Date: September 1, 2020
An Ethiopian Christian leader called for an international inquiry into the slaying of hundreds of Christians, including pregnant women, children and whole families, in ongoing Oromo Muslim extremist attacks in the parts of the Oromia regional state, extending south, south-east and east of Addis Ababa, since the end of June. According to reports, more than 500 were killed.
The coordinated killings, targeting Christians from a wide range of ethnicities including Oromo Christians, began soon after the alleged assassination of a popular Oromo singer, Hachallu Hundessa, who was shot dead on 29 June, while driving in the outskirts of the capital.
The attackers are from the Oromo ethnic group, which has traditionally been Muslim, and are members of Qeerroo (meaning, “bachelors”), an Oromo male youth movement.
In door-to-door attacks on Christian households the Qeerroo extremists arrived in cars and, armed with guns, machetes, swords and spears, sought out and slaughtered Christians. Children were forced to witness their parents being brutally murdered with machetes.
Barnabas regional contacts confirmed attacks in numerous towns including Arsi Negele, Ziway, Shashemane, Gedeb Asasa, Kofele, Dodola, Adaba, Robe, Goba, Bale Agarfa, Chiro, Harar, Dire Dawa, Adama, Dera, Asela and Kembolcha, reaching to the far south-east and east of the country.
Some of the Qeerroo militants held lists of Christians and were helped by local authorities, often run by Muslims in the Oromia region, to find individuals, particularly those actively involved in supporting the Church.
Oromo ethnic Christians were also targeted. An Oromo Christian was beheaded for refusing to deny his faith by tearing off the thread around his neck (worn by many Ethiopian Christians as a sign of their baptism). His widow told Barnabas, “The attackers said that it is only he/she who prostrates with us before Allah for prayer who is considered an Oromo.”
Local witnesses said that police stood by and watched as the murders unfolded. However, contacts reported that, in Bale Agarfa, some Christians were saved by the intervention of courageous local Muslims who risked their own lives to protect them.
Christians’ business premises and houses were burnt down, vandalised or destroyed by the extremists. Billions of dollars of damage was caused to property, including businesses owned by internationally renowned Christian athlete, Haile Gebreselassie, in Ziway and Shashamahe towns.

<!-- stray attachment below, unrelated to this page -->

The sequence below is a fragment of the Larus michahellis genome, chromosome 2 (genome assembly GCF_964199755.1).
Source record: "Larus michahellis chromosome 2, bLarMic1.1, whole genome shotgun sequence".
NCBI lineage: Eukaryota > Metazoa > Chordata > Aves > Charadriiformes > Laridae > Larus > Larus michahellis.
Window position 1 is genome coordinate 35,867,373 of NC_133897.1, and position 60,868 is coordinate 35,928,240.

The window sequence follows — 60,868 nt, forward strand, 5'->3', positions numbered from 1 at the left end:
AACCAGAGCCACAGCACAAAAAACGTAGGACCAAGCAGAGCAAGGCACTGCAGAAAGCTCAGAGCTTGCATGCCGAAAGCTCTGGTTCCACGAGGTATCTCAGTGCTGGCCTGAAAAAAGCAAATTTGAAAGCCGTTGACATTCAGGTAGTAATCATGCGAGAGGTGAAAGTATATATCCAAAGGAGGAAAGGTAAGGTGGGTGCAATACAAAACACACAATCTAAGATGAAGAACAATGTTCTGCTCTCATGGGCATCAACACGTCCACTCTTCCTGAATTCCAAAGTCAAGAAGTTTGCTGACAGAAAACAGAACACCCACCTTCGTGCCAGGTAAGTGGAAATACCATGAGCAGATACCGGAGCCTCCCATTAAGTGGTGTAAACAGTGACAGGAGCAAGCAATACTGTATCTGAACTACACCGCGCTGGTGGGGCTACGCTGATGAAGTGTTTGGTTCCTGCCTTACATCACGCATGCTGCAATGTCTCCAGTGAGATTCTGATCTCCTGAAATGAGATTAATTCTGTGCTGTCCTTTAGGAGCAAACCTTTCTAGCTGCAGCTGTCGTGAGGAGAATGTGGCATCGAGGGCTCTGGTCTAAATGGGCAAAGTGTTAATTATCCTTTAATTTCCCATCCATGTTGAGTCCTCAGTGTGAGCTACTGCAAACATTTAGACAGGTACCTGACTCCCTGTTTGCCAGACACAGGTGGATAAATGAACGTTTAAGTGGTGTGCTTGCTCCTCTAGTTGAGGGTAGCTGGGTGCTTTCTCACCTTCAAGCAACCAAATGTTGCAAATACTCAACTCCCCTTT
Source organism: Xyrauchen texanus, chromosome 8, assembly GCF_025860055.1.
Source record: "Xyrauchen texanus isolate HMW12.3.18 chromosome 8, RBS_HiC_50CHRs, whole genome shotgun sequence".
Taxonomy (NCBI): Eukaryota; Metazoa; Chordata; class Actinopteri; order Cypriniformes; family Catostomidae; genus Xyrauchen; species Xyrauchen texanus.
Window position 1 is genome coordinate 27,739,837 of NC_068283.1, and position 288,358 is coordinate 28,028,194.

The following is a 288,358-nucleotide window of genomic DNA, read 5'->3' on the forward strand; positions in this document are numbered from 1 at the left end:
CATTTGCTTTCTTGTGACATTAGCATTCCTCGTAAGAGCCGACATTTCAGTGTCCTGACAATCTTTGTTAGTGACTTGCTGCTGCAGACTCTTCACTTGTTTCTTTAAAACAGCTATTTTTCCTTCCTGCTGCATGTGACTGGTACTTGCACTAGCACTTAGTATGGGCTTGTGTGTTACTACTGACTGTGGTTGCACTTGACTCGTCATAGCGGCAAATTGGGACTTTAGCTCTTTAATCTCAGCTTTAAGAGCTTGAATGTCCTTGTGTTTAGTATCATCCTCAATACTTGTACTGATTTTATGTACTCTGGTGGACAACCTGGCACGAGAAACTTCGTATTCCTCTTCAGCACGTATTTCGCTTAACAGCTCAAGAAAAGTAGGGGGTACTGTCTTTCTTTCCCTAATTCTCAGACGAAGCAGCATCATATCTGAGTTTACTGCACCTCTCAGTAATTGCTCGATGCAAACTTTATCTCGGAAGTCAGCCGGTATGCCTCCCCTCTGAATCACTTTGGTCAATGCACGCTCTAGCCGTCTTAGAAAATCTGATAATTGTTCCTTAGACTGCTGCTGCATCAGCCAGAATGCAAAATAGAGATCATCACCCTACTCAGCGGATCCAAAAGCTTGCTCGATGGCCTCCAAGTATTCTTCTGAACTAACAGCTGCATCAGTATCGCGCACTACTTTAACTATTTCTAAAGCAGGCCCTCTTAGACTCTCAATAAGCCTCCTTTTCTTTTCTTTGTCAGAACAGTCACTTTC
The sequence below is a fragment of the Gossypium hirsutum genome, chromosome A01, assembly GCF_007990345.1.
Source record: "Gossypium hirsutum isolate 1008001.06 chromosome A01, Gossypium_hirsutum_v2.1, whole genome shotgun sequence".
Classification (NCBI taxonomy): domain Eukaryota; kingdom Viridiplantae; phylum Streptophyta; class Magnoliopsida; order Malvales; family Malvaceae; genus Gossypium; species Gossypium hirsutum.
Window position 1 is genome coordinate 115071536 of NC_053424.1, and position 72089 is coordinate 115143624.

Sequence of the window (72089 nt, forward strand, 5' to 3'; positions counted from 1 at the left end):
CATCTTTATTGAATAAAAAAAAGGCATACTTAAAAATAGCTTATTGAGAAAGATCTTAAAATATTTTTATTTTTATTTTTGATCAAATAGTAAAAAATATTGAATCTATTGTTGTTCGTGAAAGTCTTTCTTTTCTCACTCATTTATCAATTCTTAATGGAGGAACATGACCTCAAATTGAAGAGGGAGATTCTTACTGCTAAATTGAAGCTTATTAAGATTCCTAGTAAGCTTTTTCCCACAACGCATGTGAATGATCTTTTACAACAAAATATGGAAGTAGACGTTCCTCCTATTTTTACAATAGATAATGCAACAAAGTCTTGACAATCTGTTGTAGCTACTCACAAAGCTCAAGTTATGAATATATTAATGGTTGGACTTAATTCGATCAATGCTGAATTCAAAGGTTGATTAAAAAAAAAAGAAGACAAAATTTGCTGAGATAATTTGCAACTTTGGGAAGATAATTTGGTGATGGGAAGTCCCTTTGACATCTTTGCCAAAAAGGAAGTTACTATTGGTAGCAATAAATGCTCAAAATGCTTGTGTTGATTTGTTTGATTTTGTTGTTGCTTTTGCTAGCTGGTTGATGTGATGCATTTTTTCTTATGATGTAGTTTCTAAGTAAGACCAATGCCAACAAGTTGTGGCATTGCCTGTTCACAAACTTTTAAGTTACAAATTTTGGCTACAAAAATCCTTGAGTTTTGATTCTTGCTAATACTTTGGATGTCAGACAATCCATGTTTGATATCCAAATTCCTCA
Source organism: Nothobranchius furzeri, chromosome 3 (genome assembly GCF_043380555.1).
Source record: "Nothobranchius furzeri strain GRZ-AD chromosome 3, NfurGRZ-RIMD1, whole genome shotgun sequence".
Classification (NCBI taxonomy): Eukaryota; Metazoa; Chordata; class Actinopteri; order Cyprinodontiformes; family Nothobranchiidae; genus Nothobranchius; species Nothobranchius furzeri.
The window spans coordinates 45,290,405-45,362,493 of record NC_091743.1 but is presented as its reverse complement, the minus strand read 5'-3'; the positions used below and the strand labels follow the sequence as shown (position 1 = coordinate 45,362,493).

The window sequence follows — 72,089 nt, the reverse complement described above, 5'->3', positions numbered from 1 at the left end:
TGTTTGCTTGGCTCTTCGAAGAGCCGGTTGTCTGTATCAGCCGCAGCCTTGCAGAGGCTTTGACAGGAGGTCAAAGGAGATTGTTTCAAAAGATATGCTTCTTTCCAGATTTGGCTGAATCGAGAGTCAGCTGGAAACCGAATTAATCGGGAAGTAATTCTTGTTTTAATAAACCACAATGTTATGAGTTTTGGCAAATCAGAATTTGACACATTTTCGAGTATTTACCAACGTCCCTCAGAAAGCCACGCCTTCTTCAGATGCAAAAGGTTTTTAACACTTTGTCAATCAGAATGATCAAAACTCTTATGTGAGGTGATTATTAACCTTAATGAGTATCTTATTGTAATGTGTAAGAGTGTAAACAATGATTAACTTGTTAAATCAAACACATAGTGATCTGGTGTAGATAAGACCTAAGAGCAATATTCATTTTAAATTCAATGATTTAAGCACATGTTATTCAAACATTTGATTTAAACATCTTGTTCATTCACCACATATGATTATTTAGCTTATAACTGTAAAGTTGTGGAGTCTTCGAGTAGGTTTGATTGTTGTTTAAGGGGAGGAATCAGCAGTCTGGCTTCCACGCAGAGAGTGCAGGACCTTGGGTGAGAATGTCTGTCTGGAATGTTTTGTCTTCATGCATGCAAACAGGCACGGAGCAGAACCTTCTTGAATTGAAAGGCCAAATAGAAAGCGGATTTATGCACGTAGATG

The severity of the atrocities shocked local witnesses who gave accounts of harrowing scenes. In Dera, a witness described how the killers desecrated corpses by “dancing and singing, carrying the chopped or hacked body parts of those they slaughtered”. Another witness reported how the hacked bodies of an elderly Christian couple, who were beaten to death in their home, were dragged through the streets in Gedeb Asasa.
Thousands of traumatised survivors have fled for their lives, including orphaned children, and many are being sheltered in churches and community centres. A regional contact told Barnabas, “Many still live in fear. Christian leaders from all denominations visited the areas. I watched news where priests and pastors physically wept in tears while they listened to horrors from the victims’ families.”
The Ethiopian government suspended the internet in the region for several weeks in an attempt to reduce incitement to violence through social media channels. Government security forces have been slow to intervene to halt the atrocity, which is being compared to the surge of murders that led up to the Rwandan genocide. However, thousands of arrests have since been made, according to regional reports, including local officials implicated in the attacks.
As of 27 August, Barnabas contacts say the “targeted genocide” of Christians by the extremists is continuing in the south, south-east and east of Addis Ababa. Ethiopian Christians in touch with Barnabas urge concerned readers and supporters to contact their Ethiopian embassy, to call for immediate action to bring to a halt the atrocities continuing in the Oromia regional state at this time.
High-profile Oromo media mogul, Jawar Mohammed, provoked unrest in Ethiopia in October 2019 when he criticised the government in tweets to his supporters. Violent protests ensued leading to 67 deaths. Around the same time, two pastors were beheaded in Sebeta, in the Oromia region to the south-east of Addis Ababa. A Barnabas contact added that many churches were burnt that year.
Since September 2018, violent ethnic clashes have led to some two million Ethiopians becoming internally displaced.